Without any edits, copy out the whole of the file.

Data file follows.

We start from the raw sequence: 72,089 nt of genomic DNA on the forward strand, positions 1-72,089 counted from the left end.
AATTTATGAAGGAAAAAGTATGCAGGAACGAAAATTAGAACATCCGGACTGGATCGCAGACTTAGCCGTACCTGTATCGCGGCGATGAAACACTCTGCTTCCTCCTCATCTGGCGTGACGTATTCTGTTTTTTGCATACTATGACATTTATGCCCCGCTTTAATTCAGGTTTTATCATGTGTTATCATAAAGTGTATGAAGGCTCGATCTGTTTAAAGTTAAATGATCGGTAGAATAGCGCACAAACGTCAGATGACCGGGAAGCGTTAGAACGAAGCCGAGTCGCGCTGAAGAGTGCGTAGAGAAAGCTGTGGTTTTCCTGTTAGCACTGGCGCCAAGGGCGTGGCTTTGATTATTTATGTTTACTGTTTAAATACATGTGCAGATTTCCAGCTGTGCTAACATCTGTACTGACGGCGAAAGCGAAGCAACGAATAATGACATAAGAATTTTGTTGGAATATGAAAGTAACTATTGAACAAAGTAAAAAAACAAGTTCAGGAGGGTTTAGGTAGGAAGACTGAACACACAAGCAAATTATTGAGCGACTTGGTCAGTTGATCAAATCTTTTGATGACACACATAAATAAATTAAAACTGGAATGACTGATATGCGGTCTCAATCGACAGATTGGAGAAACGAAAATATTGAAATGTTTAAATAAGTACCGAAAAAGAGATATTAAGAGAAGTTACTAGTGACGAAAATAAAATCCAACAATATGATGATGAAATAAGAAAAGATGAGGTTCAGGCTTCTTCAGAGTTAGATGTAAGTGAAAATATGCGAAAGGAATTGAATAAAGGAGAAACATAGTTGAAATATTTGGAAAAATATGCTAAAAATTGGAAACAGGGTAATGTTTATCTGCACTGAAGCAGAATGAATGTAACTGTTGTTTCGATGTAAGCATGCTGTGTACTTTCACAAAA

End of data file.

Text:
We start from the raw sequence: 72,089 nt of genomic DNA on the forward strand, positions 1-72,089 counted from the left end.
AATTTATGAAGGAAAAAGTATGCAGGAACGAAAATTAGAACATCCGGACTGGATCGCAGACTTAGCCGTACCTGTATCGCGGCGATGAAACACTCTGCTTCCTCCTCATCTGGCGTGACGTATTCTGTTTTTTGCATACTATGACATTTATGCCCCGCTTTAATTCAGGTTTTATCATGTGTTATCATAAAGTGTATGAAGGCTCGATCTGTTTAAAGTTAAATGATCGGTAGAATAGCGCACAAACGTCAGATGACCGGGAAGCGTTAGAACGAAGCCGAGTCGCGCTGAAGAGTGCGTAGAGAAAGCTGTGGTTTTCCTGTTAGCACTGGCGCCAAGGGCGTGGCTTTGATTATTTATGTTTACTGTTTAAATACATGTGCAGATTTCCAGCTGTGCTAACATCTGTACTGACGGCGAAAGCGAAGCAACGAATAATGACATAAGAATTTTGTTGGAATATGAAAGTAACTATTGAACAAAGTAAAAAAACAAGTTCAGGAGGGTTTAGGTAGGAAGACTGAACACACAAGCAAATTATTGAGCGACTTGGTCAGTTGATCAAATCTTTTGATGACACACATAAATAAATTAAAACTGGAATGACTGATATGCGGTCTCAATCGACAGATTGGAGAAACGAAAATATTGAAATGTTTAAATAAGTACCGAAAAAGAGATATTAAGAGAAGTTACTAGTGACGAAAATAAAATCCAACAATATGATGATGAAATAAGAAAAGATGAGGTTCAGGCTTCTTCAGAGTTAGATGTAAGTGAAAATATGCGAAAGGAATTGAATAAAGGAGAAACATAGTTGAAATATTTGGAAAAATATGCTAAAAATTGGAAACAGGGTAATGTTTATCTGCACTGAAGCAGAATGAATGTAACTGTTGTTTCGATGTAAGCATGCTGTGTACTTTCACAAAA